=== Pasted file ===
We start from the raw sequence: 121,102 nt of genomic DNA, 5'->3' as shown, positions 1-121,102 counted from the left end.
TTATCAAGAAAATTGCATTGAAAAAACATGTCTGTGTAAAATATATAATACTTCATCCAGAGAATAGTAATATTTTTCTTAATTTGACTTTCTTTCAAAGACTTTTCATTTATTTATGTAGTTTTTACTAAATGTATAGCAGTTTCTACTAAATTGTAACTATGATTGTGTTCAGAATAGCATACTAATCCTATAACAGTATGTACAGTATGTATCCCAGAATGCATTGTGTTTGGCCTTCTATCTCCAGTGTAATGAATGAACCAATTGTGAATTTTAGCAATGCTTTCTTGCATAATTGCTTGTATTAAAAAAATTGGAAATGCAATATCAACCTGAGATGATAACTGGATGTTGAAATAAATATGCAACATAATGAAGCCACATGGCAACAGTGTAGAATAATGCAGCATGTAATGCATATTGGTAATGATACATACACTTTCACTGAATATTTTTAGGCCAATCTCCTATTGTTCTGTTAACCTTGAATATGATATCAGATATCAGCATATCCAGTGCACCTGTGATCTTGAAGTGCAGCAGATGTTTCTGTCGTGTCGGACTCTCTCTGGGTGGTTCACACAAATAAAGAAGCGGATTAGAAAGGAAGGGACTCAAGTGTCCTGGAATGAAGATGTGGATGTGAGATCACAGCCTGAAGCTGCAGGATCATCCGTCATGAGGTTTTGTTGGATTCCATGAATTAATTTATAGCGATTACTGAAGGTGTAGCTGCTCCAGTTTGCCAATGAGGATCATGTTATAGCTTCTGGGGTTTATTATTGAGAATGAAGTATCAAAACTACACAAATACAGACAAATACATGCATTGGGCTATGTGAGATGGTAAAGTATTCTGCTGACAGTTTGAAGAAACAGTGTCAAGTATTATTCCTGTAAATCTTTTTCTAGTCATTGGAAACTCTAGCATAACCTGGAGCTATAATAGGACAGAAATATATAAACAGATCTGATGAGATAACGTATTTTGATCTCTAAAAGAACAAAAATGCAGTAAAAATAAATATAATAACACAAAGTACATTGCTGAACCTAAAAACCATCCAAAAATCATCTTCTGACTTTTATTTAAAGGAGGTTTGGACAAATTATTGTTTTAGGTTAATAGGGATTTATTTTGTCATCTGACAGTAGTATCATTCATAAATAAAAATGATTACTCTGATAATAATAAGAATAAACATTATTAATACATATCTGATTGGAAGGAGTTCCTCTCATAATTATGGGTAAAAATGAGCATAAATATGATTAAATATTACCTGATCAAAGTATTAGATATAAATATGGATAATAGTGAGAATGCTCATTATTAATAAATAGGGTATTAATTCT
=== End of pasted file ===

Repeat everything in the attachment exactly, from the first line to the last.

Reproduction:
We start from the raw sequence: 121,102 nt of genomic DNA, 5'->3' as shown, positions 1-121,102 counted from the left end.
TTATCAAGAAAATTGCATTGAAAAAACATGTCTGTGTAAAATATATAATACTTCATCCAGAGAATAGTAATATTTTTCTTAATTTGACTTTCTTTCAAAGACTTTTCATTTATTTATGTAGTTTTTACTAAATGTATAGCAGTTTCTACTAAATTGTAACTATGATTGTGTTCAGAATAGCATACTAATCCTATAACAGTATGTACAGTATGTATCCCAGAATGCATTGTGTTTGGCCTTCTATCTCCAGTGTAATGAATGAACCAATTGTGAATTTTAGCAATGCTTTCTTGCATAATTGCTTGTATTAAAAAAATTGGAAATGCAATATCAACCTGAGATGATAACTGGATGTTGAAATAAATATGCAACATAATGAAGCCACATGGCAACAGTGTAGAATAATGCAGCATGTAATGCATATTGGTAATGATACATACACTTTCACTGAATATTTTTAGGCCAATCTCCTATTGTTCTGTTAACCTTGAATATGATATCAGATATCAGCATATCCAGTGCACCTGTGATCTTGAAGTGCAGCAGATGTTTCTGTCGTGTCGGACTCTCTCTGGGTGGTTCACACAAATAAAGAAGCGGATTAGAAAGGAAGGGACTCAAGTGTCCTGGAATGAAGATGTGGATGTGAGATCACAGCCTGAAGCTGCAGGATCATCCGTCATGAGGTTTTGTTGGATTCCATGAATTAATTTATAGCGATTACTGAAGGTGTAGCTGCTCCAGTTTGCCAATGAGGATCATGTTATAGCTTCTGGGGTTTATTATTGAGAATGAAGTATCAAAACTACACAAATACAGACAAATACATGCATTGGGCTATGTGAGATGGTAAAGTATTCTGCTGACAGTTTGAAGAAACAGTGTCAAGTATTATTCCTGTAAATCTTTTTCTAGTCATTGGAAACTCTAGCATAACCTGGAGCTATAATAGGACAGAAATATATAAACAGATCTGATGAGATAACGTATTTTGATCTCTAAAAGAACAAAAATGCAGTAAAAATAAATATAATAACACAAAGTACATTGCTGAACCTAAAAACCATCCAAAAATCATCTTCTGACTTTTATTTAAAGGAGGTTTGGACAAATTATTGTTTTAGGTTAATAGGGATTTATTTTGTCATCTGACAGTAGTATCATTCATAAATAAAAATGATTACTCTGATAATAATAAGAATAAACATTATTAATACATATCTGATTGGAAGGAGTTCCTCTCATAATTATGGGTAAAAATGAGCATAAATATGATTAAATATTACCTGATCAAAGTATTAGATATAAATATGGATAATAGTGAGAATGCTCATTATTAATAAATAGGGTATTAATTCT